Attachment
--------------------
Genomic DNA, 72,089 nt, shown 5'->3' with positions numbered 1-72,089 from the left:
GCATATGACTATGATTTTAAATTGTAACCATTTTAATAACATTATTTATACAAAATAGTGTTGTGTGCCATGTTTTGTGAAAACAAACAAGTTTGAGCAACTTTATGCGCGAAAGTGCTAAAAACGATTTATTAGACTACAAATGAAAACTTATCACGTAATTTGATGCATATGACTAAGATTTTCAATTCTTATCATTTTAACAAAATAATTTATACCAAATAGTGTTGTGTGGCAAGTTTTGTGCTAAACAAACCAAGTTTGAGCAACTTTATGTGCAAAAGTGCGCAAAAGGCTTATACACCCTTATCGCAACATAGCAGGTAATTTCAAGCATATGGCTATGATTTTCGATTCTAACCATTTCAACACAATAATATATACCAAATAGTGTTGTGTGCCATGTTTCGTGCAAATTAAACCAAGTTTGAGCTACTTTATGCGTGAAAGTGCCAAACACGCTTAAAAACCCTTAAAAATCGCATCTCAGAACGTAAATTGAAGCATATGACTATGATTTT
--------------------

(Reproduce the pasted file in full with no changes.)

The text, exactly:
Genomic DNA, 72,089 nt, shown 5'->3' with positions numbered 1-72,089 from the left:
GCATATGACTATGATTTTAAATTGTAACCATTTTAATAACATTATTTATACAAAATAGTGTTGTGTGCCATGTTTTGTGAAAACAAACAAGTTTGAGCAACTTTATGCGCGAAAGTGCTAAAAACGATTTATTAGACTACAAATGAAAACTTATCACGTAATTTGATGCATATGACTAAGATTTTCAATTCTTATCATTTTAACAAAATAATTTATACCAAATAGTGTTGTGTGGCAAGTTTTGTGCTAAACAAACCAAGTTTGAGCAACTTTATGTGCAAAAGTGCGCAAAAGGCTTATACACCCTTATCGCAACATAGCAGGTAATTTCAAGCATATGGCTATGATTTTCGATTCTAACCATTTCAACACAATAATATATACCAAATAGTGTTGTGTGCCATGTTTCGTGCAAATTAAACCAAGTTTGAGCTACTTTATGCGTGAAAGTGCCAAACACGCTTAAAAACCCTTAAAAATCGCATCTCAGAACGTAAATTGAAGCATATGACTATGATTTT